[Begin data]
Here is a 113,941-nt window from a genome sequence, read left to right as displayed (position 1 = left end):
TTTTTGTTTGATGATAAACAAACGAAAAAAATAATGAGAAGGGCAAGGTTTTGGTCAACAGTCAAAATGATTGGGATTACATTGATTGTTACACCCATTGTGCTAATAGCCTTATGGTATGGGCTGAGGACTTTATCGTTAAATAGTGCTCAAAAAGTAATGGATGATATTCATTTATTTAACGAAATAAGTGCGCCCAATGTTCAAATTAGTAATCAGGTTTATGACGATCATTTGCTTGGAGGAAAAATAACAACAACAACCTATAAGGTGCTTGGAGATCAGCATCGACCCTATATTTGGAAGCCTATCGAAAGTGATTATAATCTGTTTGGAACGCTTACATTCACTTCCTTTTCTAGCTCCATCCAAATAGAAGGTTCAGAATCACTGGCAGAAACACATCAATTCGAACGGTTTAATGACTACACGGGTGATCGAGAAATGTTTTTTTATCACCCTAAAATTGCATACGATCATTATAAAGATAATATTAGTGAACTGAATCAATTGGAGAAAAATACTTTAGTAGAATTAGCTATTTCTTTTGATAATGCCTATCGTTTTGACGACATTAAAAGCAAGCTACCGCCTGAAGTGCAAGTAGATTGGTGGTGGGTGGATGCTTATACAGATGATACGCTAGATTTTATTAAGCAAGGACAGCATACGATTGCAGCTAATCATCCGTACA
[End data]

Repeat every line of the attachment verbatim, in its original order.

Here is a 113,941-nt window from a genome sequence, read left to right as displayed (position 1 = left end):
TTTTTGTTTGATGATAAACAAACGAAAAAAATAATGAGAAGGGCAAGGTTTTGGTCAACAGTCAAAATGATTGGGATTACATTGATTGTTACACCCATTGTGCTAATAGCCTTATGGTATGGGCTGAGGACTTTATCGTTAAATAGTGCTCAAAAAGTAATGGATGATATTCATTTATTTAACGAAATAAGTGCGCCCAATGTTCAAATTAGTAATCAGGTTTATGACGATCATTTGCTTGGAGGAAAAATAACAACAACAACCTATAAGGTGCTTGGAGATCAGCATCGACCCTATATTTGGAAGCCTATCGAAAGTGATTATAATCTGTTTGGAACGCTTACATTCACTTCCTTTTCTAGCTCCATCCAAATAGAAGGTTCAGAATCACTGGCAGAAACACATCAATTCGAACGGTTTAATGACTACACGGGTGATCGAGAAATGTTTTTTTATCACCCTAAAATTGCATACGATCATTATAAAGATAATATTAGTGAACTGAATCAATTGGAGAAAAATACTTTAGTAGAATTAGCTATTTCTTTTGATAATGCCTATCGTTTTGACGACATTAAAAGCAAGCTACCGCCTGAAGTGCAAGTAGATTGGTGGTGGGTGGATGCTTATACAGATGATACGCTAGATTTTATTAAGCAAGGACAGCATACGATTGCAGCTAATCATCCGTACA